Exoskeleton-Assisted Walking for People With Spinal Cord Injury

Published:February 07, 2017DOI:

      What is exoskeleton-assisted walking?

      Exoskeleton-assisted walking (EAW) refers to a robotic suit worn on the body enabling a person with paralysis to stand and walk. The device is controlled by the user's weight shifting.

      What are the benefits of EAW?

      The health benefits of standing and walking after spinal cord injury (SCI) include improved bone density, cardiorespiratory function, gastrointestinal function, and sitting balance, and decreased pain and spasticity.
      People with SCI who participate in research-based EAW training programs report improvements in spasticity, skin health, pain, diabetes, bladder and bowel function, and fat loss, and some people state small changes in feeling and movement in their trunk and legs.

      Precautions and contraindications

      You should check with your doctor or physical therapist to determine whether you are a candidate for an EAW program.

      Precautions or what may stop you from EAW

      • Uncontrolled spasticity or clonus
      • Current infection, pressure sores
      • Cardiopulmonary concerns (unstable blood pressure, autonomic dysreflexia)
      • Problems with thinking and/or communication (difficulty learning new skills, impulsivity, as well as problem-solving and memory impairments)

      Contraindications or do not try EAW if you experience

      • Joint contractures of any arm or leg limiting a normal walking pattern while walking with a rolling walker or crutches
      • Wounds or other skin problems that the device framework might irritate and cannot be adequately healed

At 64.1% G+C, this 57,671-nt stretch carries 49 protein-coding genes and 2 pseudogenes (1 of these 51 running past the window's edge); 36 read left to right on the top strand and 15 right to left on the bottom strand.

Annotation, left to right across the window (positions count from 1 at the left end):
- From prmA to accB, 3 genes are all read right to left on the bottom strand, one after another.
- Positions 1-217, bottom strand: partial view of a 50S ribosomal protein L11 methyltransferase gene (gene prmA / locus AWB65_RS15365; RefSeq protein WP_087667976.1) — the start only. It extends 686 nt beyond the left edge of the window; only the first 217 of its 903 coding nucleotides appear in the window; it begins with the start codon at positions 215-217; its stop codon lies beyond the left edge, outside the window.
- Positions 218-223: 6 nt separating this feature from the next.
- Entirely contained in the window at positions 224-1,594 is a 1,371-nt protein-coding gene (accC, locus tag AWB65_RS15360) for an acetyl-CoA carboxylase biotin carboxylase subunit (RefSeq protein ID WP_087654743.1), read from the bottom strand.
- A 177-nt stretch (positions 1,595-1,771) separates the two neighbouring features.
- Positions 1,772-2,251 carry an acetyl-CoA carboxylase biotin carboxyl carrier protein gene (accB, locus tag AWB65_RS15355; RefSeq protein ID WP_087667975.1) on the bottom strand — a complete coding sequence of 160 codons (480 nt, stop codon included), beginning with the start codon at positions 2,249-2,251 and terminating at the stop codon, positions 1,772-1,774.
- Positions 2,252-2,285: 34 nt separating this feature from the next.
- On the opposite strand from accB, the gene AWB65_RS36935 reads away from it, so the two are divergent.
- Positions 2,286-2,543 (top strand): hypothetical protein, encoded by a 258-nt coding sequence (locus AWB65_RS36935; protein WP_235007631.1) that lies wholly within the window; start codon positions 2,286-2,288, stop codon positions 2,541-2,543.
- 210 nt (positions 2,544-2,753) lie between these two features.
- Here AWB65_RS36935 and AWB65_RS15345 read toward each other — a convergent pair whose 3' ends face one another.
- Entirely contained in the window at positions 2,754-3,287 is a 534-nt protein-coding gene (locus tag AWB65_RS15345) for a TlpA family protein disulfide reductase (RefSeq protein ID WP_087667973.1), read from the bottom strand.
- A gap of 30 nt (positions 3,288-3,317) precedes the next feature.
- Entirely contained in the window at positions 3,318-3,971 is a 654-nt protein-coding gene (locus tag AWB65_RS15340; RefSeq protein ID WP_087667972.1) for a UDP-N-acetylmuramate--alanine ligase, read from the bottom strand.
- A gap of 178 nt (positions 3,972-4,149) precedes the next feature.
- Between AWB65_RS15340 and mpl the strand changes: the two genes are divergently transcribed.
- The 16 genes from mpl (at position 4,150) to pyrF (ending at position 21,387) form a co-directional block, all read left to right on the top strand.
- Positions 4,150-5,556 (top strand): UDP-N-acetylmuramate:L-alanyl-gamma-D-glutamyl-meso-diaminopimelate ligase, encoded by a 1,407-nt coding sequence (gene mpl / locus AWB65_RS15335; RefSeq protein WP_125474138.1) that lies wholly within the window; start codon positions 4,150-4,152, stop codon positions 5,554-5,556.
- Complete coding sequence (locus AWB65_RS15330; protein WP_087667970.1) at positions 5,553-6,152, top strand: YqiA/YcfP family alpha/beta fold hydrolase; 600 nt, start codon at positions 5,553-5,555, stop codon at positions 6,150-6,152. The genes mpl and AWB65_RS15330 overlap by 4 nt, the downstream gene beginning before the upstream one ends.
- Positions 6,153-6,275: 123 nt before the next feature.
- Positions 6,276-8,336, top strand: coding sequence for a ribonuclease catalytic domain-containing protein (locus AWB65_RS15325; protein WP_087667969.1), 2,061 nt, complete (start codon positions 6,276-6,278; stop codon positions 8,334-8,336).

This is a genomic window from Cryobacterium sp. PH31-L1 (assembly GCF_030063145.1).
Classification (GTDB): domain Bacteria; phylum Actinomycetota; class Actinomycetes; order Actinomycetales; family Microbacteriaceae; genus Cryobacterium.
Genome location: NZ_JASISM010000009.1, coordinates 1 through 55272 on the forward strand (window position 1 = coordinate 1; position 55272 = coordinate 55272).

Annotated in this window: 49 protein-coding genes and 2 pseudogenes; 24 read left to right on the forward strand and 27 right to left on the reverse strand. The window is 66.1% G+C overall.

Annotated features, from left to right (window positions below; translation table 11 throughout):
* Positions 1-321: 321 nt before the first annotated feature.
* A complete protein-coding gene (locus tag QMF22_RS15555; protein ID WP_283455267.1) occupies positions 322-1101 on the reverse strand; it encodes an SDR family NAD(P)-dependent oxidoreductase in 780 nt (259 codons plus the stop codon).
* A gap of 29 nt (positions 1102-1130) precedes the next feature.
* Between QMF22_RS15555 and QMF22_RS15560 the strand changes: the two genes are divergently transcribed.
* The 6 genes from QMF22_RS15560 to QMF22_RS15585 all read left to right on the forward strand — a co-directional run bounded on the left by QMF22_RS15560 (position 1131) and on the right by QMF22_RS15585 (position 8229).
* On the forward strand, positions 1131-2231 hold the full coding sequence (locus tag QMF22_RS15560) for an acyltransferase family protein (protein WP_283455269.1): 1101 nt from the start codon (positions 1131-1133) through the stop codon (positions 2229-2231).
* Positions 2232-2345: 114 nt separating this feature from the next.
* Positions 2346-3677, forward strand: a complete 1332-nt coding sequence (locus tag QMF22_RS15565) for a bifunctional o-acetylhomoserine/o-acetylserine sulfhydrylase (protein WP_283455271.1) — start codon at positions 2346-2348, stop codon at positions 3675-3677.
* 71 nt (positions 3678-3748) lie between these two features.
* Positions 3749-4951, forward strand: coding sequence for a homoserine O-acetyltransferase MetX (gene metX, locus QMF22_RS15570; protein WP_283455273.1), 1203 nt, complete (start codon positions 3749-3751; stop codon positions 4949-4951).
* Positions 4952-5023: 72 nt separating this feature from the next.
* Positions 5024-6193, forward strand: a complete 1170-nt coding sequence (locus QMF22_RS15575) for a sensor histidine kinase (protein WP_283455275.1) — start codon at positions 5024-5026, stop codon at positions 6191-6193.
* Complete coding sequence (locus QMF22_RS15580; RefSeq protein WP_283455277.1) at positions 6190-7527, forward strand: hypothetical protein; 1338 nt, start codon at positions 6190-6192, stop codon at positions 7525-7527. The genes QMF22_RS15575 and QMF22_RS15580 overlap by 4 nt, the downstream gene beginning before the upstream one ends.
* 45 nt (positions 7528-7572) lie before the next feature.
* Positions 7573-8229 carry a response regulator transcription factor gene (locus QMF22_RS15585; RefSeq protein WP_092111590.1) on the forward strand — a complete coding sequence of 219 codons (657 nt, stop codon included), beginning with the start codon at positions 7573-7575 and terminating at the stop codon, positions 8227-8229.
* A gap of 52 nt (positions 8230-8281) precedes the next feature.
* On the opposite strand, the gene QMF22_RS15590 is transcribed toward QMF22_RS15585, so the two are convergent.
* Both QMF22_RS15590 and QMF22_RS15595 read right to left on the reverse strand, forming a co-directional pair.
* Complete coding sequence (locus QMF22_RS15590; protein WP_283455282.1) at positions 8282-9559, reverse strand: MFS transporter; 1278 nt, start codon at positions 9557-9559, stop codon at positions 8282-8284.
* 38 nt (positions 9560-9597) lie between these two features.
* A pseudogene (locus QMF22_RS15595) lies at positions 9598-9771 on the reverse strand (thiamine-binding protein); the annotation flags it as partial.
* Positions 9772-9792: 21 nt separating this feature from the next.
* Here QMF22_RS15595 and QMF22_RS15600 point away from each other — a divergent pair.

• Any medical issue preventing or limiting full weight bearing and ambulation (eg, orthopedic injuries, pain)
      • Pregnancy

      Is this right for me?

      Factors to consider when deciding whether an EAW training program fits your needs

      • Lower extremity paralysis or paresis: EAW is most useful for individuals who rely primarily on a wheelchair for their mobility because of partial or complete paralysis of both legs.
      • Height: Your height is between 5’2” and 6’3” (160–190cm) so you can physically fit into the device.
      • Weight: The top weight limit for most devices is 220lb (100kg) for you to be positioned and trained in the device.
      • Upper body strength and trunk control: Most robotic exoskeletons on the market today require fair plus to good upper body strength and fair plus to good seated trunk control. Are you able to complete a full sitting pushup? Are you able to complete a same height transfer without using a transfer board? These types of robotic exoskeletons work best for people with SCIs at the first thoracic vertebra (T1) and below. EAW relies greatly on trunk balance, weight shifting, and coordination of forearm crutches to correctly stand and walk. There are, however, exoskeletons not requiring good upper body strength, and those can be used by individuals with cervical-level injuries (C7 and above).
      • Independent manual wheelchair skills: The ability to propel a manual wheelchair and transfer to and from your wheelchair and bed or car independently without dependence on sliding boards or lifts is a predictor of success with EAW. The upper body strength, trunk control, and body awareness required to complete these skills are similar to those needed to transfer into and out of the exoskeleton suit, go from sit to and from stand, and walk in the device using forearm crutches.